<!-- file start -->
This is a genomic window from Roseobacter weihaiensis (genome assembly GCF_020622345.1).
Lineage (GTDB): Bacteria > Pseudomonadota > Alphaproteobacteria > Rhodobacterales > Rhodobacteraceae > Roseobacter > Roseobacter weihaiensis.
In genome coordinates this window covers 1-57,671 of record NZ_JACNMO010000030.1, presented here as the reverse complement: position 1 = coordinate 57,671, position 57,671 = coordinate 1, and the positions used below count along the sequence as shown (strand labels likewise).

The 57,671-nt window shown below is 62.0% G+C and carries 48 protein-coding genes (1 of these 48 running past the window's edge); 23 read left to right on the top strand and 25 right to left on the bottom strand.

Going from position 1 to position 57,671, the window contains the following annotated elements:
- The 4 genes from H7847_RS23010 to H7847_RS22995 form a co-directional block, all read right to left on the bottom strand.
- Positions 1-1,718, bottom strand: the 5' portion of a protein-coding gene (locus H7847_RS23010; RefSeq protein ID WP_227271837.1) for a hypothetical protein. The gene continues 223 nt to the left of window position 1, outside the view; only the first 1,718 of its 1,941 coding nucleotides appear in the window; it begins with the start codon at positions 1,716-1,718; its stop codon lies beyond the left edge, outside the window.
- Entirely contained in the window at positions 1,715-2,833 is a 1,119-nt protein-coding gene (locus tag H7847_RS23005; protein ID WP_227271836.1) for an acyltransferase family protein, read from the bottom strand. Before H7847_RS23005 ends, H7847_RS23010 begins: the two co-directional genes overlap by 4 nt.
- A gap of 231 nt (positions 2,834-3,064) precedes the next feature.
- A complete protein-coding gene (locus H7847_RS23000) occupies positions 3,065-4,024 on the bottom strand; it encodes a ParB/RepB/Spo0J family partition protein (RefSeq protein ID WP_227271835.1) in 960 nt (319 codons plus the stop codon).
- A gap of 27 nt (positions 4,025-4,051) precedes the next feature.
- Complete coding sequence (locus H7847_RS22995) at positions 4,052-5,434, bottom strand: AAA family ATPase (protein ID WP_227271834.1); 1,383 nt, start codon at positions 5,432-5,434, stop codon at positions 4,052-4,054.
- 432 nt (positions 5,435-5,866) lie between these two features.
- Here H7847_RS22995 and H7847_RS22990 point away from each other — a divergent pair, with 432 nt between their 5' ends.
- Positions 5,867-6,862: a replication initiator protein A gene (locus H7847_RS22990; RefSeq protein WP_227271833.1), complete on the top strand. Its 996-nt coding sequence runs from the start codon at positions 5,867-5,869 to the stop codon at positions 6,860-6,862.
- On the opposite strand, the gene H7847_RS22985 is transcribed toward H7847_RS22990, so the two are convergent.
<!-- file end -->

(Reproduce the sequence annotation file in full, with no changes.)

This is a genomic window from Roseobacter weihaiensis (genome assembly GCF_020622345.1).
Lineage (GTDB): Bacteria > Pseudomonadota > Alphaproteobacteria > Rhodobacterales > Rhodobacteraceae > Roseobacter > Roseobacter weihaiensis.
In genome coordinates this window covers 1-57,671 of record NZ_JACNMO010000030.1, presented here as the reverse complement: position 1 = coordinate 57,671, position 57,671 = coordinate 1, and the positions used below count along the sequence as shown (strand labels likewise).

The 57,671-nt window shown below is 62.0% G+C and carries 48 protein-coding genes (1 of these 48 running past the window's edge); 23 read left to right on the top strand and 25 right to left on the bottom strand.

Going from position 1 to position 57,671, the window contains the following annotated elements:
- The 4 genes from H7847_RS23010 to H7847_RS22995 form a co-directional block, all read right to left on the bottom strand.
- Positions 1-1,718, bottom strand: the 5' portion of a protein-coding gene (locus H7847_RS23010; RefSeq protein ID WP_227271837.1) for a hypothetical protein. The gene continues 223 nt to the left of window position 1, outside the view; only the first 1,718 of its 1,941 coding nucleotides appear in the window; it begins with the start codon at positions 1,716-1,718; its stop codon lies beyond the left edge, outside the window.
- Entirely contained in the window at positions 1,715-2,833 is a 1,119-nt protein-coding gene (locus tag H7847_RS23005; protein ID WP_227271836.1) for an acyltransferase family protein, read from the bottom strand. Before H7847_RS23005 ends, H7847_RS23010 begins: the two co-directional genes overlap by 4 nt.
- A gap of 231 nt (positions 2,834-3,064) precedes the next feature.
- A complete protein-coding gene (locus H7847_RS23000) occupies positions 3,065-4,024 on the bottom strand; it encodes a ParB/RepB/Spo0J family partition protein (RefSeq protein ID WP_227271835.1) in 960 nt (319 codons plus the stop codon).
- A gap of 27 nt (positions 4,025-4,051) precedes the next feature.
- Complete coding sequence (locus H7847_RS22995) at positions 4,052-5,434, bottom strand: AAA family ATPase (protein ID WP_227271834.1); 1,383 nt, start codon at positions 5,432-5,434, stop codon at positions 4,052-4,054.
- 432 nt (positions 5,435-5,866) lie between these two features.
- Here H7847_RS22995 and H7847_RS22990 point away from each other — a divergent pair, with 432 nt between their 5' ends.
- Positions 5,867-6,862: a replication initiator protein A gene (locus H7847_RS22990; RefSeq protein WP_227271833.1), complete on the top strand. Its 996-nt coding sequence runs from the start codon at positions 5,867-5,869 to the stop codon at positions 6,860-6,862.
- On the opposite strand, the gene H7847_RS22985 is transcribed toward H7847_RS22990, so the two are convergent.